Status Quo Side: Christians
Non-Status Quo Side: Muslims
Region: Middle East
Conflict Type: External Intervention
Issues in Dispute: Ethnic Governance
Religious and political divisions [see LEB] were magnified by income inequities and the failure of the dominant Christians to update the 1932 census (the basis for the allocation of power) in favor of faster-growing Muslims. Egypt, Iraq and Libya increased support for Muslim factions, while the Maronites (largest Christian sect) anticipated US and Israeli support despite US denials. Anti-Israeli terrorist attacks from Lebanese bases increased after the 1970 PLO expulsion from Jordan. Israeli retaliations further alienated leftist Muslims from rightist Maronites and undermined governmental legitimacy, with 9 changes in 3 years.
Full-scale civil war erupted between leftist Muslims (with PLO aid) and conservative Christians. Syrian pro-Christian forces imposed an October 1976 cease-fire, but conflict continued near the Israeli border. In 1977 Israel's Likud government increased support for its surrogate Phalangist Maronite militia, establishing a "security zone" in S.Lebanon despite the presence of UN peacekeeping force (UNIFIL). Warfare continued within Phalangist and Camille Chamoun's NLP groups on the right, and within Palestinian factions. Syrian troops clashed with all, and in 1979 Israeli and Syrian jets dueled. By mid-1981, 53 private armies were operating. US and other cease-fire efforts had fleeting impact. In June 1982 Israeli troops invaded, bombed Beirut and cut off food and water. A Western multinational force monitored the evacuation of the PLO in August. On September 14, the Maronite President-elect Bashir Gemayel was assassinated, whereupon right-wing Phalangist Christians, given access by the Israelis, massacred over 400 Palestinians remaining in the Sabra and Shatilla refugee camps. Bashir's brother Amin Gemayel was elected President. A second Western multinational force sent to Beirut failed to restore government authority. The US, seeking to protect 1000 US marines, bombarded Muslim positions. In 1984, after US and French contingents were bombed by pro-Iranian Shi'ites, US forces were withdrawn. Kidnappings of foreigners and Lebanese increased. Israeli troops withdrew in February 1985 (except from the security zone), and French troops in 1986. UNIFIL remained, now with Soviet support. Despite a peace agreement signed between the Druse, Amal and moderate Christian Forces, clashes continued.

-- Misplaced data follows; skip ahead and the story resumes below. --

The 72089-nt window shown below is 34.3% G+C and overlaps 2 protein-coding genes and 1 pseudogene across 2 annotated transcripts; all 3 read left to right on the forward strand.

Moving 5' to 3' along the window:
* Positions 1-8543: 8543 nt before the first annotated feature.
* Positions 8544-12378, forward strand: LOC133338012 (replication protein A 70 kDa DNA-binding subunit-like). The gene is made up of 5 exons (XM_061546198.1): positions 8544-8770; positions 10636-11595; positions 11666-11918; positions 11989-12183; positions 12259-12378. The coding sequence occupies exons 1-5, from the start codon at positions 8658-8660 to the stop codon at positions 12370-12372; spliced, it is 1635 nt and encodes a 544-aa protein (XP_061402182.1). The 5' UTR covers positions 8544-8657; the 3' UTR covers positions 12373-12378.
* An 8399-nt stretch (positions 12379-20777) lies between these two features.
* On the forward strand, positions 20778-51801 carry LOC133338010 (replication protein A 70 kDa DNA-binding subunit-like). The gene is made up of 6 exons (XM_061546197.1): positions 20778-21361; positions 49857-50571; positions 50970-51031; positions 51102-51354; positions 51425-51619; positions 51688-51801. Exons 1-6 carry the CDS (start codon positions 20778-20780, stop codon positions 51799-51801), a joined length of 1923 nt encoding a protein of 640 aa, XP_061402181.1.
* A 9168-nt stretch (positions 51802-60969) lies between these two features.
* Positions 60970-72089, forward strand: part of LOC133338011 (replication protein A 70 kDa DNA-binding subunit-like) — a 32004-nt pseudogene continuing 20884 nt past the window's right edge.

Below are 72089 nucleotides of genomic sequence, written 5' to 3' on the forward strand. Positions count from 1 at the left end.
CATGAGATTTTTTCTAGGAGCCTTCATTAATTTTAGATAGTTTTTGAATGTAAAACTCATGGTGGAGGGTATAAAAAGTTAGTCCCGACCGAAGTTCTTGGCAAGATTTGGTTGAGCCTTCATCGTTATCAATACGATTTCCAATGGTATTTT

In September 1989, following one of many Arab League-sponsored cease-fires, 63 of the 73 surviving members of the 1972 Parliament met at Taif, Saudi Arabia, and in October agreed on a plan for a new constitution increasing Muslim representation and accepting a special Syrian relationship. On November 4 Christian General Michel Aoun, who had been interim prime minister, declared Parliament dissolved, but Elias Hrawi, also a Christian, was elected president under the Taif constitution.
In October 1990 Hrawi with Syrian help forced Aoun and his forces to surrender, bringing the civil war to an end.
Hizbullah rocket attacks, alternating with Israeli air strikes and in March 1996 a substantial Israeli incursion, kept the situation fluid in the security zone. By mid-1998 Israel was increasingly fed up with continuing casualties, and continued to hint at withdrawal in exchange for tranquility on its northern border. But Syria made it clear that the package must also include Israeli withdrawal from the Golan Heights, which Israel's Likud government rejected.
Copyright © 1999 Lincoln P. Bloomfield and Allen Moulton